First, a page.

Although eastward propagation is usually regarded as an essential feature of the low-frequency ``Madden-Julian oscillation`` observed in the tropical atmosphere, many observations indicate that there is an important stationary or quasi-stationary component of the oscillation. Yasunari (1979), for example, investigated the stationary 30--60 day variation in upper tropospheric cloudiness in the Asian summer monsoon region. In a case study of the 30--60 day oscillation. Hsu et al. (1990) found a strong stationary oscillation of the divergence, outgoing longwave mdiadon and other fields. A recent observational study by Weickmann and Khalsa (1990) offers further evidence that the Madden-Julian oscillation has an important stationary component. In this paper, we present evidence that intraseasonal oscillations can be produced by local radiative and convective processes. This suggests that the observed propagating Madden-Julian wave is produced by interactions between these local processes and the large scale motion field, and is not essential for the existence of the observed oscillation.

  7. Low-frequency oscillations in radiative-convective models

    Energy Technology Data Exchange (ETDEWEB)

    Hu, Qi; Randall, D.A.

    1991-01-01

    Although eastward propagation is usually regarded as an essential feature of the low-frequency Madden-Julian oscillation'' observed in the tropical atmosphere, many observations indicate that there is an important stationary or quasi-stationary component of the oscillation. Yasunari (1979), for example, investigated the stationary 30--60 day variation in upper tropospheric cloudiness in the Asian summer monsoon region. In a case study of the 30--60 day oscillation. Hsu et al. (1990) found a strong stationary oscillation of the divergence, outgoing longwave mdiadon and other fields. A recent observational study by Weickmann and Khalsa (1990) offers further evidence that the Madden-Julian oscillation has an important stationary component. In this paper, we present evidence that intraseasonal oscillations can be produced by local radiative and convective processes. This suggests that the observed propagating Madden-Julian wave is produced by interactions between these local processes and the large scale motion field, and is not essential for the existence of the observed oscillation.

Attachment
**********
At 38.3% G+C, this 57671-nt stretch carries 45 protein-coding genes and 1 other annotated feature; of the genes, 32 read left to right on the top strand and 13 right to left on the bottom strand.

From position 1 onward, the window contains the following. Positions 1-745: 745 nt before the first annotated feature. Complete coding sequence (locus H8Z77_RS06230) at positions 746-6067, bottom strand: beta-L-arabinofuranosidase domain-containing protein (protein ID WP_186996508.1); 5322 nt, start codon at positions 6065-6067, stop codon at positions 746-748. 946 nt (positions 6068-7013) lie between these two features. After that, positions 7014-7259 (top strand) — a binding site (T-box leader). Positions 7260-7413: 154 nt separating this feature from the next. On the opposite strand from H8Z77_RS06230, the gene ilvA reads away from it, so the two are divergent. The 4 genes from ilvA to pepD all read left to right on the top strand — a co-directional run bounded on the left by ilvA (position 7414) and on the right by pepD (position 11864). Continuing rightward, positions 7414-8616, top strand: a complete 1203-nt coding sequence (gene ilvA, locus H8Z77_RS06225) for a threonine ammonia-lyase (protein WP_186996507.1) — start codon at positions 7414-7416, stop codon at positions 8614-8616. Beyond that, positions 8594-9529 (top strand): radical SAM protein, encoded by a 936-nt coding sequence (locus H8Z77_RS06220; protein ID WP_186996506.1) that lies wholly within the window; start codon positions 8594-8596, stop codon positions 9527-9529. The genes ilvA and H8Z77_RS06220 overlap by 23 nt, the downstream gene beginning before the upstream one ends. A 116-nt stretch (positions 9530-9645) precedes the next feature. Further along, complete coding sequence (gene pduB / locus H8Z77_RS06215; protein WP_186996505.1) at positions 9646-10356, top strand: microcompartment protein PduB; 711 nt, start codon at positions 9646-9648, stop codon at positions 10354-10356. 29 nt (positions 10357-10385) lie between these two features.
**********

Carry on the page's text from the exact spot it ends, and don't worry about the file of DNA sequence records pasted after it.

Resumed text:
8. ERK Oscillation-Dependent Gene Expression Patterns and Deregulation by Stress-Response

    Energy Technology Data Exchange (ETDEWEB)

    Waters, Katrina M.; Cummings, Brian S.; Shankaran, Harish; Scholpa, Natalie E.; Weber, Thomas J.

    2014-09-15

    Studies were undertaken to determine whether ERK oscillations regulate a unique subset of genes in human keratinocytes and subsequently, whether the p38 stress response inhibits ERK oscillations. A DNA microarray identified many genes that were unique to ERK oscillations, and network reconstruction predicted an important role for the mediator complex subunit 1 (MED1) node in mediating ERK oscillation-dependent gene expression. Increased ERK-dependent phosphorylation of MED1 was observed in oscillating cells compared to non-oscillating counterparts as validation. Treatment of keratinocytes with a p38 inhibitor (SB203580) increased ERK oscillation amplitudes and MED1 and phospho-MED1 protein levels. Bromate is a probable human carcinogen that activates p38. Bromate inhibited ERK oscillations in human keratinocytes and JB6 cells and induced an increase in phospho-p38 and decrease in phospho-MED1 protein levels. Treatment of normal rat kidney cells and primary salivary gland epithelial cells with bromate decreased phospho-MED1 levels in a reversible fashion upon treatment with p38 inhibitors (SB202190; SB203580). Our results indicate that oscillatory behavior in the ERK pathway alters homeostatic gene regulation patterns and that the cellular response to perturbation may manifest differently in oscillating vs non-oscillating cells.

  9. Time course of EEG oscillations during repeated listening of a well-known aria

    Directory of Open Access Journals (Sweden)